After having been away Thursday night, I’d caught up with Thursdays Soap’s on Friday afternoon, then gone out for a meal with the Swindon 105.5 FM ‘Girls About Town’ team last night (photos in this tomorrow’s blog).
I wasn’t feeling 100% (and as I knew I had two hours-worth of Friday’s Soaps to watch before I left for my office at 6.00 am Saturday morning), I decided not to have a drink. I got home at 11.15 and went to open the front door to find that my dad had put the chain on and I couldn’t get in (this is despite me reminding him as I left that I wouldn’t be late and that I had work to do).
As his light was still on, I tried throwing little stones at the window but a) I’m not a very good shot and b) he’s deaf and had clearly taken his hearing aid off for the night, so that didn’t work.
Plan B was – luckily (?) – he’d forgotten to lock the side gate, so I got the ladder off the wall, and found three thin lengths of metal piping which I stuck together. I then climbed up the step-ladder (a big one, and I have no head for heights) and held on to the guttering as I banged on the window.
That didn’t work, so I moved the ladder and attempted to push the pole through the tiny gap in the tiny open window. I rattled the venetian blind that much that the dust-cloud alone ought to have alerted him, but – alas – nothing. In desperation by that point (knowing how much work I had to do), I moved the ladder to try and get the curtain open. I managed to move one a little.
Any non-deaf/non-83-year-old could not have failed to notice what would have looked like a poltergeist rattling their window, but next second, the light went off. At that moment the ladder collapsed and I fell backwards onto the path. My neighbour came out in her dressing-gown and – to cut the rest of it short – my other neighbour was called and I spent the night in my clothes in her back room.
I got up at 5.45 to stand in the road because whenever my dad gets up in the night he always looks out of the window before he gets back into bed (he’s so noisy you can’t help but hear him), so I figured that if I was stood there he’d see me and come down and let me in.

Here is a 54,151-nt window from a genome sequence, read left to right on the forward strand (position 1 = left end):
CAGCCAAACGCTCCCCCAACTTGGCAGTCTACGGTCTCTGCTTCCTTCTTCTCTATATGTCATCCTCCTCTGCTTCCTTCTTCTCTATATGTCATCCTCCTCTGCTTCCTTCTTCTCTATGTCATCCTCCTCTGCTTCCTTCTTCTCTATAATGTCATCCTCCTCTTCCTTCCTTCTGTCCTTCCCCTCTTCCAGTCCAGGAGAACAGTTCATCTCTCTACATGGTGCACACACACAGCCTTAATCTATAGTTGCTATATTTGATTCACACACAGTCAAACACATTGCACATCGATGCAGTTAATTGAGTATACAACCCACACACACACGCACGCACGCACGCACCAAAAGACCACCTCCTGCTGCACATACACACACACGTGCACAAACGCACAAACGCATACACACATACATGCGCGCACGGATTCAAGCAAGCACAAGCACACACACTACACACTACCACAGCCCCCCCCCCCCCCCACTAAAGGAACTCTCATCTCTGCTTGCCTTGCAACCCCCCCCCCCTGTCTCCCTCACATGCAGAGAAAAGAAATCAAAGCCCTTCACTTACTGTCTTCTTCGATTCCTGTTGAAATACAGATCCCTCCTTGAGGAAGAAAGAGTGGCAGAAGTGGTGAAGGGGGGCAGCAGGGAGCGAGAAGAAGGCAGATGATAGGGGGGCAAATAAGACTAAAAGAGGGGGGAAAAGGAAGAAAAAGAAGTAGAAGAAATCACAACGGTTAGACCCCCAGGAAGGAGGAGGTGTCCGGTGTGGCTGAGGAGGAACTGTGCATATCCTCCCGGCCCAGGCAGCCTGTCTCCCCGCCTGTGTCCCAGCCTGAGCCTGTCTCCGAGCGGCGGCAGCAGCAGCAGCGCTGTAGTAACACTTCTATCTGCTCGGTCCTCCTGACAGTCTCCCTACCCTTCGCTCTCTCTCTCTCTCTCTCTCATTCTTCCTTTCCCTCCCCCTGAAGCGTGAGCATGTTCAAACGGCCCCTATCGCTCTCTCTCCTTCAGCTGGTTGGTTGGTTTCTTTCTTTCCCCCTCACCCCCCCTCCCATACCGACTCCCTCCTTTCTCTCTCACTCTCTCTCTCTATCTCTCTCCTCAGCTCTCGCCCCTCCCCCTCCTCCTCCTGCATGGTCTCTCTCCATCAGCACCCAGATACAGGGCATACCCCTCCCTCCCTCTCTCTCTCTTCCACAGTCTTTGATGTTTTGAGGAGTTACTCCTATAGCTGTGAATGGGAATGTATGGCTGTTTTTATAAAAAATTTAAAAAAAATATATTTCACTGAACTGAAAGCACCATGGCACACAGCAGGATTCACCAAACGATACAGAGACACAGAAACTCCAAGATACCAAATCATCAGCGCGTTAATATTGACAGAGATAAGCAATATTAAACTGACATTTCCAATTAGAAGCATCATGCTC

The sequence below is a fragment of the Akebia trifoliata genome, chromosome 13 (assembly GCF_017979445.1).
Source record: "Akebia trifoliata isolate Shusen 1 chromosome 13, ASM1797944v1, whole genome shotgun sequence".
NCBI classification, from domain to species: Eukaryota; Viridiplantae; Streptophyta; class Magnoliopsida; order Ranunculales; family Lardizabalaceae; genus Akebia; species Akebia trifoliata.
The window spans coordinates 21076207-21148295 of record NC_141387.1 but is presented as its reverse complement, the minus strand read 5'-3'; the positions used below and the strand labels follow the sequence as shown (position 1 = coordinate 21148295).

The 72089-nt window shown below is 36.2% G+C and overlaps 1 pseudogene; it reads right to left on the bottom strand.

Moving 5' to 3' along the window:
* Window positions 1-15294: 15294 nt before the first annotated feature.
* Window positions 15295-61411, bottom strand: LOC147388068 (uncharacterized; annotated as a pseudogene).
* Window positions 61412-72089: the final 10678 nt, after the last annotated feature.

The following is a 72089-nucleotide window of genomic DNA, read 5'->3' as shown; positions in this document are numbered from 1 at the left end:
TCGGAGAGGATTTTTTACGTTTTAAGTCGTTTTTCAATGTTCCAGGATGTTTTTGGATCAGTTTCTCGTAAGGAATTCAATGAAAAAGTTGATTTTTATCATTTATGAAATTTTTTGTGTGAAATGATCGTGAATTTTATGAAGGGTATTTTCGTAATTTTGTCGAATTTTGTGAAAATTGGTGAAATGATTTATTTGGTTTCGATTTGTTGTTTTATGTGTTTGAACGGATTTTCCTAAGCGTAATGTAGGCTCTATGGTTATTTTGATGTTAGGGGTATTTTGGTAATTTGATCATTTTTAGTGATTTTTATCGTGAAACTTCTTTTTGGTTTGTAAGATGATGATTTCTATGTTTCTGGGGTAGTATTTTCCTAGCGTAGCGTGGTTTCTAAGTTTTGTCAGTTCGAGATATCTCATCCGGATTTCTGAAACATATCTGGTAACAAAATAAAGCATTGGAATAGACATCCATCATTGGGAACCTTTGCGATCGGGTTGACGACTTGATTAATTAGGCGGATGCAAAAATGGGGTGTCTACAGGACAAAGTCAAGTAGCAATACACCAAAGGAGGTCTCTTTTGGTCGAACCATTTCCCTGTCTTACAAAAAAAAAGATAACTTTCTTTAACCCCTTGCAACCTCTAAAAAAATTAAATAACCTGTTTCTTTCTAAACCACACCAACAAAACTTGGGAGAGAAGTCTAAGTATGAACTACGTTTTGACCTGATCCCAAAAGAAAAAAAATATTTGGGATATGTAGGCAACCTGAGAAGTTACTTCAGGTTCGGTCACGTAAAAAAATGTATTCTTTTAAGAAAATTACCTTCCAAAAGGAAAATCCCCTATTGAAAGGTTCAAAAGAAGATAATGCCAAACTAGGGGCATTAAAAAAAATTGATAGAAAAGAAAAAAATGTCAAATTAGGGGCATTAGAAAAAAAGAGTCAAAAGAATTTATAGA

The pain in my hip made leaning against the side of my car uncomfortable but as I’d had no sleep it didn’t matter that much as I was just glad to ‘lean’. Luckil,y it was really mild, and sort-of I saw the dawn break (but couldn’t look anywhere else other than the window in case I missed that split-second when the slats of the blind moved).
My phone battery died, and there I stood … and stood … and stood, until 7.15, when I saw his fingers poke through the slats and his beady eyes appear. I waved manically – like a castaway on a desert island when a ship appears – and he came down.
As is my dad’s way, it ended up being MY fault because I’d written in the diary on the hall table (I write everything I do in there so he always knows where I am) that I was out on Friday night. I did point out that we’d had a conversation as I’d left where I told him I would be back, and that I had work to do when I got home and that I was driving myself etc, but it was still my fault.
When I’m away overnight I write (in big letters) AWAY OVERNIGHT across the bottom of the page. When I’m out but coming back I write ‘Out tonight’ in small letters at the side of the page. He simply forgot, but blamed me. That’s what I’m most fed-up about. He’s 83. He forgets things. I forget things, but he blames me …
Anyway; I made a mug of tea, watched the Soaps, had a shower, got changed and came to my office. He did say sorry when I went down to say I was leaving (and I wasn’t ‘cross’ with him as such), but the end result is that I’ve lost half a day.
I’d been planning to work really hard this morning and knock-off early to enjoy a wander round the park or something later (before having to watch four hours recorded TV tonight for my TV Times post), but now I’ll be here all day. I’m tired and fed up. When people say to me ‘Why do you work so hard?’ it’s because I want to be able to earn a living and not have to live like I do.
I’m nearly 53. I got locked out by my dad. That’s the tip of the iceberg of how tough it is living with him. I’m grateful that he lets me live at home, as I can’t afford rent anywhere (and lost one of my two cleaning jobs recently), but there’s a big price to pay. That’s why I work 90 hours a week. That’s why I’ll do this week’s blog today – and not just go off and spend the day out in the sun enjoying a weekend off, like any normal person would
My dream is that I’ll be able to look back on all this and not only laugh, but feel that the struggle was worth it, but – sat here right now – it doesn’t feel very funny!
This was more than fitted in 140 characters, so that’s why I’ve written it here.
Right. On with the blog …